Learning How to Surf – Going all the way (out)
Mistake #3. Going “All the Way Out Where the Other Surfers Are”
This is an understandable mistake that a surfing beginner makes. You pull up at the beach, and go out where the surfers are, right? Not so fast, Scooter. If the waves are anywhere over chest high, the more experienced surfers will be on the ‘outside break’, catching unbroken waves, or ‘open-face waves’. YOU, should start your lesson on the ‘inside break’ or whitewater, after the wave has broken. This, of course, assumes there are no obstacle courses of shallow reef and rocks.
For most surfing areas, taking off on an unbroken wave is a skill of timing and wave judgement that takes years to learn. Mastering the mechanics and skill of a successful takeoff will always be the hardest part of surfing.
What typically happens when you screw-up is called “pearling” (from the endearing term “pearl diving”). That’s when you’ve miss-timed the takeoff and gotten into the wave too late – when the wave face is too steep. Now the front of the board is ‘nosing under’ – it spears straight down under water, sending you tumbling head-over-heels. The board flies into the air, and often comes back down on your head just as you’re coming up for air. Isn’t surfing great!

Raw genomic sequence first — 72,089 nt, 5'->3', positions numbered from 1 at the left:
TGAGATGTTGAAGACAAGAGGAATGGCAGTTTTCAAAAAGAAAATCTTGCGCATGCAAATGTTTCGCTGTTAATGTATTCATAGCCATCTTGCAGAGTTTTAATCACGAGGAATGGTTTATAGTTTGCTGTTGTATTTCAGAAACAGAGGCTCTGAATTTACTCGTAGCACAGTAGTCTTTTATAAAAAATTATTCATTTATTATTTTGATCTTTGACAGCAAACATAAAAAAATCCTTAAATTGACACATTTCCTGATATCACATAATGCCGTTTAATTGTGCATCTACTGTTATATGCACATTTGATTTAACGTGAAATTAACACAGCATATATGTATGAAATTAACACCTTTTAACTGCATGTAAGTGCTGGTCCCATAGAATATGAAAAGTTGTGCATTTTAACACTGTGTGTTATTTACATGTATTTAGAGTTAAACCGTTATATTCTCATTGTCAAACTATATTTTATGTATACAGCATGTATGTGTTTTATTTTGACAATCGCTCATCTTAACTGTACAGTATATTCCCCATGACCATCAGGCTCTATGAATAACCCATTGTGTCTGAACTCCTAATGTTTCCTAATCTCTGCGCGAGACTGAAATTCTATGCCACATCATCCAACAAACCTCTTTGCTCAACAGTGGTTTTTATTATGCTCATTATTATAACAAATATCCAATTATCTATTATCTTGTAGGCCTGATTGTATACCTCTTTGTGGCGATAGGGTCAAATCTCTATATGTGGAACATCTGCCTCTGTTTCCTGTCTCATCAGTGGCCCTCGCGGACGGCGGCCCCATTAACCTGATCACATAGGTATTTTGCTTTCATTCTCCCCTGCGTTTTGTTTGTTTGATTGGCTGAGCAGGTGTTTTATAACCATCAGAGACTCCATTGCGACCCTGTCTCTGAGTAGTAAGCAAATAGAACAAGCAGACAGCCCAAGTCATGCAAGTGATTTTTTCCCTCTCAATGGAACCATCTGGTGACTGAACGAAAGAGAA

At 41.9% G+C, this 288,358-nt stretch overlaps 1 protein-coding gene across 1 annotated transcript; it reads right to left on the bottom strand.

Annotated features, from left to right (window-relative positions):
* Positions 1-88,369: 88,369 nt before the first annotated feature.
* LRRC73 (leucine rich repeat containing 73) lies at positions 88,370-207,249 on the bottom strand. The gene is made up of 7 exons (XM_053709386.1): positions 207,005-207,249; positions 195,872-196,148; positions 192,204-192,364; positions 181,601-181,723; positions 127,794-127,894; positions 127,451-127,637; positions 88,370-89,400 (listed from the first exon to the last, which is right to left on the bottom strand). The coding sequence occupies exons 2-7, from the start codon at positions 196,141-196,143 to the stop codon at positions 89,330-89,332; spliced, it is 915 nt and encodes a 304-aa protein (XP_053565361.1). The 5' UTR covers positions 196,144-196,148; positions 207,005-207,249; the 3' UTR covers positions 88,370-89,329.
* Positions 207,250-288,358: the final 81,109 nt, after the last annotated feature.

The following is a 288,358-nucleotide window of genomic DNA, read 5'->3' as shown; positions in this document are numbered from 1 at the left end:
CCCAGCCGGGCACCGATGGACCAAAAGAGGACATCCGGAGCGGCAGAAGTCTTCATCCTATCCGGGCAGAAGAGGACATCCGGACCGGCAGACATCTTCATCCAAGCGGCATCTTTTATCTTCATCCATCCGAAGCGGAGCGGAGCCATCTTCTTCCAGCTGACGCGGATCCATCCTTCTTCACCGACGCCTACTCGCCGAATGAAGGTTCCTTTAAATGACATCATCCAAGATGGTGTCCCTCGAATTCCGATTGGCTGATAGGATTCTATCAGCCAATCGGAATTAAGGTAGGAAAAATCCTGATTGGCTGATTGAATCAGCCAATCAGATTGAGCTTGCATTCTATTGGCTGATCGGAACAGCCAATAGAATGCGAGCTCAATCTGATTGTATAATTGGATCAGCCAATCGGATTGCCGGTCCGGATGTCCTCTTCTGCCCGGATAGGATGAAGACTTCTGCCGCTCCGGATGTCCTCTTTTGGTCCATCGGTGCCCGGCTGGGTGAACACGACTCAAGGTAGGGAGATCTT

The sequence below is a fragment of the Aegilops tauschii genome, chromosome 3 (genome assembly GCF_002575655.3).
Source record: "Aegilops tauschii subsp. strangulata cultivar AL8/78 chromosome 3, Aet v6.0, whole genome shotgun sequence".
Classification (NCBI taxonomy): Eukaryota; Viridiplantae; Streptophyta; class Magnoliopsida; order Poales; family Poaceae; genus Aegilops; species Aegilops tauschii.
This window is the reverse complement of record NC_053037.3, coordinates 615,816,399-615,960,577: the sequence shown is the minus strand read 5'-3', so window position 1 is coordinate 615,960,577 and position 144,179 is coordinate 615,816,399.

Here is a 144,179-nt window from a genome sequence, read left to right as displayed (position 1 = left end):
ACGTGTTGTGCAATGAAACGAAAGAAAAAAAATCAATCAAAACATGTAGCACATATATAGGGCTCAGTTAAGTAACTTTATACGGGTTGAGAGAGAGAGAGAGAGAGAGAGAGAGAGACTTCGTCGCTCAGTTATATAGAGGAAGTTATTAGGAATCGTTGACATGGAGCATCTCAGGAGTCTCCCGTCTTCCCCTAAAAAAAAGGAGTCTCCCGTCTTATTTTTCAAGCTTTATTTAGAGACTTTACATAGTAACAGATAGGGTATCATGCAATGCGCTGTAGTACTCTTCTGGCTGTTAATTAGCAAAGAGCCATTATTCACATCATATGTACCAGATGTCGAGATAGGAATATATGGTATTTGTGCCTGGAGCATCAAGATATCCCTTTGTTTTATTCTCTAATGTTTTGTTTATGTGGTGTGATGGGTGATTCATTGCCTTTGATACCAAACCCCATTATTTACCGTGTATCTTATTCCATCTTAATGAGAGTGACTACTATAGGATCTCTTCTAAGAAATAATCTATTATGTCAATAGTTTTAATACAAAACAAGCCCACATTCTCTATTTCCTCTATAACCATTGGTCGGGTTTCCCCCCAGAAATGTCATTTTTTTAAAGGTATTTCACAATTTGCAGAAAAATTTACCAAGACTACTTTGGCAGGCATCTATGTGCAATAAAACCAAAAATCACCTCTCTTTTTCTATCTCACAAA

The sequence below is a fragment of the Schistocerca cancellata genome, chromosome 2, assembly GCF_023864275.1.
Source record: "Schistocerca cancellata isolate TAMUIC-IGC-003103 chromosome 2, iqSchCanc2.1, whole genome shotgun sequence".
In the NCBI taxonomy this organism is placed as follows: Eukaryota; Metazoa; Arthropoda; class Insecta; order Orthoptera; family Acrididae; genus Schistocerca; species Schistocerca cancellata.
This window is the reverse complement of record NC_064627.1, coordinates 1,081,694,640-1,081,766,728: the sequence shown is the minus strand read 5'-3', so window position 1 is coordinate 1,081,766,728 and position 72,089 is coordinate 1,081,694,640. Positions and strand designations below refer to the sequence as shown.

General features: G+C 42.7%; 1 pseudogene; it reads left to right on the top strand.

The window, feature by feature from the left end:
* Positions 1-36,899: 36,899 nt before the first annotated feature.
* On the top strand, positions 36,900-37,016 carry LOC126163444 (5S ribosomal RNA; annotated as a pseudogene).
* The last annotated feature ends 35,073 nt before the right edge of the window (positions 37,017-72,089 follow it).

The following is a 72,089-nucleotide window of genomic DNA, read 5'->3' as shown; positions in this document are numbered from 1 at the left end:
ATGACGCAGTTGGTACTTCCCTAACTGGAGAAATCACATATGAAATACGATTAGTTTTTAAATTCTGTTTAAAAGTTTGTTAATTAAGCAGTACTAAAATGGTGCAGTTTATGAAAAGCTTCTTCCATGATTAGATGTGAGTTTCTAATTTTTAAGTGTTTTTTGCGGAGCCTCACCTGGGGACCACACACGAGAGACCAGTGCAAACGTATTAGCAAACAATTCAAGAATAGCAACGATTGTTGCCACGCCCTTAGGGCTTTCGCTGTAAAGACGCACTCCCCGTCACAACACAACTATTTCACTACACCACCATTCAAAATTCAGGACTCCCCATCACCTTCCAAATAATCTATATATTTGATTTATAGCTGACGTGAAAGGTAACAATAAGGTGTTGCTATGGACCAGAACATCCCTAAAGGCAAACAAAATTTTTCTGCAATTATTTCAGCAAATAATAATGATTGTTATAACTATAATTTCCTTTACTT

AND, you may have also just pulled another boner, Chuck; You “dropped-in” on another surfer. The cardinal rule-of-the-jungle in surfing is “don’t drop-in in front of another surfer”. It’s the surfing ‘right-of-way’. In competition it’s called ‘wave priority’ or ‘the priority rule’.
What’s that? When the other surfer has already caught the wave, and is angling towards you, they have priority. This is just safety and simple physics: A surfer who’s up and riding, going across the wave towards you is moving fast with momentum. When you try to take off in her path, a collision is likely.
Hey, I know where you can get a lesson on all this stuff … : ).
– Jaz Kaner